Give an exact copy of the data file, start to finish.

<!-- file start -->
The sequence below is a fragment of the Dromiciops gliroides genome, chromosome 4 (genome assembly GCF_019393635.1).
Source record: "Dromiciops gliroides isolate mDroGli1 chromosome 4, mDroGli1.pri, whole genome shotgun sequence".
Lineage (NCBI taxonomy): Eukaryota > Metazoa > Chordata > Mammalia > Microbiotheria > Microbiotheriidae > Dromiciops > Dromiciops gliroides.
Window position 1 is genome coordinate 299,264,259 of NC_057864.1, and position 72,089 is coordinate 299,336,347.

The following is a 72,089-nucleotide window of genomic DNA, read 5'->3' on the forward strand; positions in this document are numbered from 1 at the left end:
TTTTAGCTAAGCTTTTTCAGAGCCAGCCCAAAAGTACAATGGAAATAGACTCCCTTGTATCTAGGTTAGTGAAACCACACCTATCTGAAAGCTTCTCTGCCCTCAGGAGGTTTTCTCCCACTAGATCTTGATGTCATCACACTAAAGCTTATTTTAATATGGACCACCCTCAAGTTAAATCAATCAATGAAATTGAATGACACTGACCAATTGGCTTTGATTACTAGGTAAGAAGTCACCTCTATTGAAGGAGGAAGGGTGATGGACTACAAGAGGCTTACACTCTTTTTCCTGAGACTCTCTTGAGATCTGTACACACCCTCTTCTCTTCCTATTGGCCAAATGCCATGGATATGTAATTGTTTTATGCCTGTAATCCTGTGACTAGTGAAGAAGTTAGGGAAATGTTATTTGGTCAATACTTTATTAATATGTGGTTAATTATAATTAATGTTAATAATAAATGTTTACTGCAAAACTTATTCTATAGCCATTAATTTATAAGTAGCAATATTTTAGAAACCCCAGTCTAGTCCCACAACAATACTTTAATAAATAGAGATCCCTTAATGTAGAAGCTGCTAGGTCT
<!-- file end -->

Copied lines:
The sequence below is a fragment of the Dromiciops gliroides genome, chromosome 4 (genome assembly GCF_019393635.1).
Source record: "Dromiciops gliroides isolate mDroGli1 chromosome 4, mDroGli1.pri, whole genome shotgun sequence".
Lineage (NCBI taxonomy): Eukaryota > Metazoa > Chordata > Mammalia > Microbiotheria > Microbiotheriidae > Dromiciops > Dromiciops gliroides.
Window position 1 is genome coordinate 299,264,259 of NC_057864.1, and position 72,089 is coordinate 299,336,347.

The following is a 72,089-nucleotide window of genomic DNA, read 5'->3' on the forward strand; positions in this document are numbered from 1 at the left end:
TTTTAGCTAAGCTTTTTCAGAGCCAGCCCAAAAGTACAATGGAAATAGACTCCCTTGTATCTAGGTTAGTGAAACCACACCTATCTGAAAGCTTCTCTGCCCTCAGGAGGTTTTCTCCCACTAGATCTTGATGTCATCACACTAAAGCTTATTTTAATATGGACCACCCTCAAGTTAAATCAATCAATGAAATTGAATGACACTGACCAATTGGCTTTGATTACTAGGTAAGAAGTCACCTCTATTGAAGGAGGAAGGGTGATGGACTACAAGAGGCTTACACTCTTTTTCCTGAGACTCTCTTGAGATCTGTACACACCCTCTTCTCTTCCTATTGGCCAAATGCCATGGATATGTAATTGTTTTATGCCTGTAATCCTGTGACTAGTGAAGAAGTTAGGGAAATGTTATTTGGTCAATACTTTATTAATATGTGGTTAATTATAATTAATGTTAATAATAAATGTTTACTGCAAAACTTATTCTATAGCCATTAATTTATAAGTAGCAATATTTTAGAAACCCCAGTCTAGTCCCACAACAATACTTTAATAAATAGAGATCCCTTAATGTAGAAGCTGCTAGGTCT